What happened

Shareholders of General Electric (NYSE:GE) probably expected a big boost to their stock price on Wednesday, after the company made some pretty positive pronouncements in an investor update on its website.

Instead, while this blue chip stock didn't do quite as badly as it did earlier in the morning (down 5.1% at the close today, after falling more than 6% in early trading), the stock isn't looking particularly healthy, either.

Cartoon characters confused by stock chart arrow falling and crashing into floor

Image source: Getty Images.

So what

Why is that? Let's start with the good news. Addressing questions for its investor relations department, GE said that although all its businesses have been hurt by COVID-19 -- especially aviation, GE Capital Aviation Services, and healthcare -- which will cause negative free cash flow this year, it foresees positive free cash flow in 2021 and a return to "high-single-digit free cash flow margins over time."  

GE plans to offset the $3.5 billion to $4.5 billion in negative free cash flow it forecasts for Q2 2020 with $2 billion of cost-cutting and $3 billion of cash preservation moves, 80% of which should come through in the second half of 2020, growing back toward cash profitability by 2021.

Now what

Now here's the bad news:

If scientists discover a safe and effective vaccine against coronavirus in short order, then the damage done in 2020 should be fixable in 2021. To date, however, no such vaccine has been found. So Dr. Anthony Fauci, head of the National Institute of Allergy and Infectious Diseases, reminded investors today that the pandemic "isn't over yet."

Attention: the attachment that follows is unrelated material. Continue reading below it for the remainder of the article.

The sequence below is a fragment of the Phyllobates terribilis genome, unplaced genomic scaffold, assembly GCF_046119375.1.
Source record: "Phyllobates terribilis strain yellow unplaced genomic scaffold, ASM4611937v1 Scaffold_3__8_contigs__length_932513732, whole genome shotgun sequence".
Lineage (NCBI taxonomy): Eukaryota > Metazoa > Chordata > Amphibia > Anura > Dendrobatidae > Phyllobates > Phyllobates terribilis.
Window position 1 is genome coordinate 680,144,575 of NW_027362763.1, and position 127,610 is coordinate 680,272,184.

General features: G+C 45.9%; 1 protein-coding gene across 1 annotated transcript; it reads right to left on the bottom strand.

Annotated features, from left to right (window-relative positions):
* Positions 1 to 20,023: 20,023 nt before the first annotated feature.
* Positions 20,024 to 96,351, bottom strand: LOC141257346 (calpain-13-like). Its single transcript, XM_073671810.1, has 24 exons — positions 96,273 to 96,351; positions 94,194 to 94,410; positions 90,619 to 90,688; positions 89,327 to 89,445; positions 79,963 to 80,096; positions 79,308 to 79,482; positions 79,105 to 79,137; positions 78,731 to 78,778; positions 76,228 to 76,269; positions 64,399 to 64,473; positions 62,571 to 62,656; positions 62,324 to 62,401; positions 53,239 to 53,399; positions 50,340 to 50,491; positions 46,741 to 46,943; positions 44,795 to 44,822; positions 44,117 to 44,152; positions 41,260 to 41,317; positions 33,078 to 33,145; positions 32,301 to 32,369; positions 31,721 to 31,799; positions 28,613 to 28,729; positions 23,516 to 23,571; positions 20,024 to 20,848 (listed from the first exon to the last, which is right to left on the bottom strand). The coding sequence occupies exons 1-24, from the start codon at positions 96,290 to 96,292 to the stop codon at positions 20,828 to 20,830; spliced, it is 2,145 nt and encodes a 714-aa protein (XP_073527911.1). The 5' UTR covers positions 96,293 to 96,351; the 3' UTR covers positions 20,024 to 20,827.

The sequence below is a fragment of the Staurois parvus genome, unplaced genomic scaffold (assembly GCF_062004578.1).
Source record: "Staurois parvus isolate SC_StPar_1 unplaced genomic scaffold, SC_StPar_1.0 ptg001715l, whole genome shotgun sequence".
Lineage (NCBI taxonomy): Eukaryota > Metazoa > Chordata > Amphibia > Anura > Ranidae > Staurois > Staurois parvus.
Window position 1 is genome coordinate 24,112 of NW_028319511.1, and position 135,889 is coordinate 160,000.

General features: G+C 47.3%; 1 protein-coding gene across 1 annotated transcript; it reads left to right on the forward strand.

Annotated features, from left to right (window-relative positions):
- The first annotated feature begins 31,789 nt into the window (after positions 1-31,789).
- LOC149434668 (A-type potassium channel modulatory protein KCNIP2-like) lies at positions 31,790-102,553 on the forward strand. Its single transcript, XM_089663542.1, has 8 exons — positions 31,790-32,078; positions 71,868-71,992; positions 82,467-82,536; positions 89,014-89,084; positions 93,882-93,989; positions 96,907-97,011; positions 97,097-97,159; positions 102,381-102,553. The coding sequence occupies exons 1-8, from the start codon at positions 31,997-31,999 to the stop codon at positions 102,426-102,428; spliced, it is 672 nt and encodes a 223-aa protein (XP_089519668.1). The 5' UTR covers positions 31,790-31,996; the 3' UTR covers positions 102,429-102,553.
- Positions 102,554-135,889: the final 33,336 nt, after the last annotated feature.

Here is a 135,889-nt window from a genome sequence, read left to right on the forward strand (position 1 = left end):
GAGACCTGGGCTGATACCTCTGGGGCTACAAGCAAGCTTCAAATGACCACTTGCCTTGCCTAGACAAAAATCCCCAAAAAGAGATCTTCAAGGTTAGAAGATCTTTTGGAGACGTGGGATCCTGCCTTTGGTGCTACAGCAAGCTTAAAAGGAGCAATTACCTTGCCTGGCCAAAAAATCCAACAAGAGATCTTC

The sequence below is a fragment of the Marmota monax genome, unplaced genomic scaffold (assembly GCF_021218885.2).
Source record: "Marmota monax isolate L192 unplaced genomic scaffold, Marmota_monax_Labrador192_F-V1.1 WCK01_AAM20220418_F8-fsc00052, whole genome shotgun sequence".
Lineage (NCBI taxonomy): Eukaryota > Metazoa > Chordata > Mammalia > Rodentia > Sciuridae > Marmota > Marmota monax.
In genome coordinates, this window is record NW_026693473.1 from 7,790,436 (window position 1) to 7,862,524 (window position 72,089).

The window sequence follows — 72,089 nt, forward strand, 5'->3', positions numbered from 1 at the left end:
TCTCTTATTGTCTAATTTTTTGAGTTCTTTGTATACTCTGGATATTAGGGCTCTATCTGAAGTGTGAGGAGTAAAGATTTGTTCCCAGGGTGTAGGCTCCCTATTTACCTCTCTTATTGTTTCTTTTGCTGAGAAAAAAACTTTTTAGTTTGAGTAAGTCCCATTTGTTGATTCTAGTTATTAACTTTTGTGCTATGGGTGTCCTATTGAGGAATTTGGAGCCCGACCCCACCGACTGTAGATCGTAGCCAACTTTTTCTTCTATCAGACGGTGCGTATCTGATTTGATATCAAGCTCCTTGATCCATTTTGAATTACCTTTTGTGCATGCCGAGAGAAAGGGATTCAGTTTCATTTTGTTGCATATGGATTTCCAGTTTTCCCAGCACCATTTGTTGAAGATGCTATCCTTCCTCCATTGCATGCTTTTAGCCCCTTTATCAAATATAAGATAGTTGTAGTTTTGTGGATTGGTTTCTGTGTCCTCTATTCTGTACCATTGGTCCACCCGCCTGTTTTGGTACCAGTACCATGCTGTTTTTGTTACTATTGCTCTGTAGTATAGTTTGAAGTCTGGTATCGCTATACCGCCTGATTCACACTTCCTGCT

Moreover, the chief economist for the Organization for Economic Cooperation and Development (OECD), Laurence Boone, followed up on Fauci's glum note with a warning of her own. While it's possible that COVID-19 will deliver only a "single hit" to the economy, she said, it's just as likely that a second wave of cases will hit us, perhaps during the fall flu season. And if so, we're probably looking at about an 8.5% contraction in GDP this year, followed by a recovery of less than 2% growth in 2021.  

So it's not necessarily a great thing to be an "economic bellwether" like GE. As the economy goes, so goes GE. Or at least that's what investors are worrying might happen today.

This article represents the opinion of the writer, who may disagree with the “official” recommendation position of a Motley Fool premium advisory service. We’re motley! Questioning an investing thesis -- even one of our own -- helps us all think critically about investing and make decisions that help us become smarter, happier, and richer.